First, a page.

Let Our 90+ Years of Experience of Fighting for Clients Accused of Burglary
and Armed Robbery Go to Work for You
Contact The Criminal Defense Team of Baldwin Perry & Kamish, PC to
Get Help Today
The Indiana State Code § 35-43-2-1 states that “A person who
breaks and enters the building or structure of another person,
with intent to commit a felony in it, commits burglary,” which can result in serious repercussions if
convicted. In order for the crime to be considered a Class C felony, nothing
even needs to be stolen. Even the act of opening an unlocked door or pushing
open a door left slightly-ajar is considered “breaking and entering”
under Indiana law, and can be considered burglary if intent to commit a
theft crime can be proven in court.
Being arrested for or accused of burglary can be a difficult situation
to navigate. Not only do you have to worry about your reputation and public
record, but you need to begin mounting a legal defense. The Board Certified
and experienced Noblesville criminal defense lawyers at The Criminal Defense
Team of Baldwin Perry & Kamish, PC can help. Attorneys Andrew Baldwin,
Mark Kamish, Max Wiley, Carrie Miles, and Kathie Perry are five of the
only six attorneys in the entire state that are
recognized by the National Board of Trial Advocacy as Certified Criminal Trial Advocates.
We can help you fight back against the accusations with a hard-hitting
defense. Contact us today to schedule your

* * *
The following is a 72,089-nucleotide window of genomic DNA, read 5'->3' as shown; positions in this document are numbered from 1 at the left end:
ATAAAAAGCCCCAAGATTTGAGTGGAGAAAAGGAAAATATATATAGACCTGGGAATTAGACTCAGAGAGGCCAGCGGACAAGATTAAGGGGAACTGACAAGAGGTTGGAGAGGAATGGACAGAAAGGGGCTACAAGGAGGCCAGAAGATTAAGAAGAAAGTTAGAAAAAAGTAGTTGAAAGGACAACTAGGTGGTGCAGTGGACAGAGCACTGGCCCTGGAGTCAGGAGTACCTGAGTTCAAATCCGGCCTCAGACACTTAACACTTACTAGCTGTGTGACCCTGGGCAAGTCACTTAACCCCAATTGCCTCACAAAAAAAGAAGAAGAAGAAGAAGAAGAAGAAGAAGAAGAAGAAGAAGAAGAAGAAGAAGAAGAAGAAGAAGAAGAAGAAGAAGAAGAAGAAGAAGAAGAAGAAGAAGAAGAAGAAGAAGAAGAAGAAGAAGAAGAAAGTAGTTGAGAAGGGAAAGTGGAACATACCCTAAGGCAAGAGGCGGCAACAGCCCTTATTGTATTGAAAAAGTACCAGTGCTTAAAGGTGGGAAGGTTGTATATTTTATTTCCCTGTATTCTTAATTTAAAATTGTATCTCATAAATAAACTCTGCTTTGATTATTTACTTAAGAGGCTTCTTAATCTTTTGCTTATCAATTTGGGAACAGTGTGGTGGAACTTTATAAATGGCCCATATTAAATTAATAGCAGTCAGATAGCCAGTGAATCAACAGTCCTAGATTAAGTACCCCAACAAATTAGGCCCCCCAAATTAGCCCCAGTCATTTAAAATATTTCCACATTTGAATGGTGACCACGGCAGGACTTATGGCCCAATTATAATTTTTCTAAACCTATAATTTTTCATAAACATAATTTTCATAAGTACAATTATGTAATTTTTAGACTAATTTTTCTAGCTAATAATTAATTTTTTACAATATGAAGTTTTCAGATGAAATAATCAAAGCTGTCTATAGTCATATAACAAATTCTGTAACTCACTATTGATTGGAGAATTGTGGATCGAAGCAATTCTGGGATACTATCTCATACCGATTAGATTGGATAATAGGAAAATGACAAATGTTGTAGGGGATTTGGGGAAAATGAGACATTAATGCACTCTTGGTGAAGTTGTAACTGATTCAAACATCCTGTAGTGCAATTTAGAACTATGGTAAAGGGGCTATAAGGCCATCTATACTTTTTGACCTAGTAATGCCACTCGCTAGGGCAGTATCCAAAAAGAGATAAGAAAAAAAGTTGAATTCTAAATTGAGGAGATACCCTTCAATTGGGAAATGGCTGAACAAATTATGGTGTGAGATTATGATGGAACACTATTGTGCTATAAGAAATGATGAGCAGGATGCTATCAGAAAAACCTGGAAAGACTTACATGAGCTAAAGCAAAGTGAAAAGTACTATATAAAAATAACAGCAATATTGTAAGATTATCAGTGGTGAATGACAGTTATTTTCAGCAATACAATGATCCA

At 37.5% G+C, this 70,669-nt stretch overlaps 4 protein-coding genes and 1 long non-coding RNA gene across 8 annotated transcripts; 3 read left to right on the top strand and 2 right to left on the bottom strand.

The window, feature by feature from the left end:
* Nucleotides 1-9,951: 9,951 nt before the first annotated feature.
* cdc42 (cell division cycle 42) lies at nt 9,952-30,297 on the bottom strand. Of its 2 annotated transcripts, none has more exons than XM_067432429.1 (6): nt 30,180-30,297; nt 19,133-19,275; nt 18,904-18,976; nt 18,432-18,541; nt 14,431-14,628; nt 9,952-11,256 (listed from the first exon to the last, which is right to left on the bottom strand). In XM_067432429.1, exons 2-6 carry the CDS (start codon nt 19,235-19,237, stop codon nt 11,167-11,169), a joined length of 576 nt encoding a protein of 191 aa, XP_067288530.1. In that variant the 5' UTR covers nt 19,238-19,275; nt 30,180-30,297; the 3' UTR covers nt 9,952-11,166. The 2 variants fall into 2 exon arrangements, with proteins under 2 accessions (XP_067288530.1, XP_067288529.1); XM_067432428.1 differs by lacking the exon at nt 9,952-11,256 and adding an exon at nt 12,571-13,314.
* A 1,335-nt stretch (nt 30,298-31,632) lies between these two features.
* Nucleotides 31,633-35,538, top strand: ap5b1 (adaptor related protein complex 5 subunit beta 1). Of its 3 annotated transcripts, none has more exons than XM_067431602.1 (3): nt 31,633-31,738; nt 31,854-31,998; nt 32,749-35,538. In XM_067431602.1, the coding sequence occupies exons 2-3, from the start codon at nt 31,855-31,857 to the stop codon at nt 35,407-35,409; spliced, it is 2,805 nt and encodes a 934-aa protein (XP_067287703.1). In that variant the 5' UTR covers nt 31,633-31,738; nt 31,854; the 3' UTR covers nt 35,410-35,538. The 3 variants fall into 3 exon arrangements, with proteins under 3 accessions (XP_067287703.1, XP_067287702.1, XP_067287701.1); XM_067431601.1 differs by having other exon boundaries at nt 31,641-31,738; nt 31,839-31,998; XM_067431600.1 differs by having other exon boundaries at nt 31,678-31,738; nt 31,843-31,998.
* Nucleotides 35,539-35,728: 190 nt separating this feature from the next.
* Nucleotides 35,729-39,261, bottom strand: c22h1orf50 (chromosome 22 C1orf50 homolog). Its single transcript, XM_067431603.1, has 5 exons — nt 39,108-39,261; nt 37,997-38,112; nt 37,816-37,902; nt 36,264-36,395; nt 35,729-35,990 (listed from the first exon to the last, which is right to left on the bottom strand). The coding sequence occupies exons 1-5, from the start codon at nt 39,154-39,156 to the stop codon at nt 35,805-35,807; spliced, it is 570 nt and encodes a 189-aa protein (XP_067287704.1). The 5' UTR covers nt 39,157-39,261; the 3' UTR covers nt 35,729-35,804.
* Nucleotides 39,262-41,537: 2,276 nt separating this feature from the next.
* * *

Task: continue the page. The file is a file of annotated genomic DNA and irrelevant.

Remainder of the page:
free initial consultation.
Types of Burglary & Their Punishments
Like other charges, burglary also has multiple levels. When the use of
a weapon is involved, whether to threaten or to cause actual harm, the
crime is upgraded and carries a far greater sentence. Likewise, the location
of the burglary also plays a role, as burglaries that take place at a
residence, hospital, or a building used for religious worship are classified
under a special category by Indiana law.
Burglary is commonly sentenced based on a few different factors, such as
the value of the property stolen, whether the suspect was armed, and whether
violence was intended or occurred:
- At the absolute lowest, breaking and entering a residence with the intent
to commit a felony is considered a Level 6 felony which carries a six
to 30-month prison sentence and a fine of up to $10,000.
- Should anyone other than the defendant be injured as a result of the burglary,
the charge is upgraded to a Level 3 felony, and the prison sentence increases
to a range of six to 20 years.
- If the defendant is armed or the crime results in a serious injury to another
party, the crime carries a minimum prison sentence of ten years.
The most serious burglary charges are considered Level 2 and Level 1 felonies.
These most serious instances usually consist of burglaries into residences
by armed defendants where serious injury occurs to anyone other than the
defendant. As such, the punishment range is the most severe, with the
prison term ranging from anywhere between ten and 50 years in addition
to major fines.
Call Our Firm Today For Tough Defense
If you have been accused of burglary, you must take quick action –
the consequences can be severe if convicted in a court of law. As with
all serious crime accusations, it is imperative that you move quickly
to begin putting together your defense. Don’t wait –
contact The Criminal Defense Team of Baldwin Perry & Kamish, PC today or call 888.988.5659 for your free case evaluation.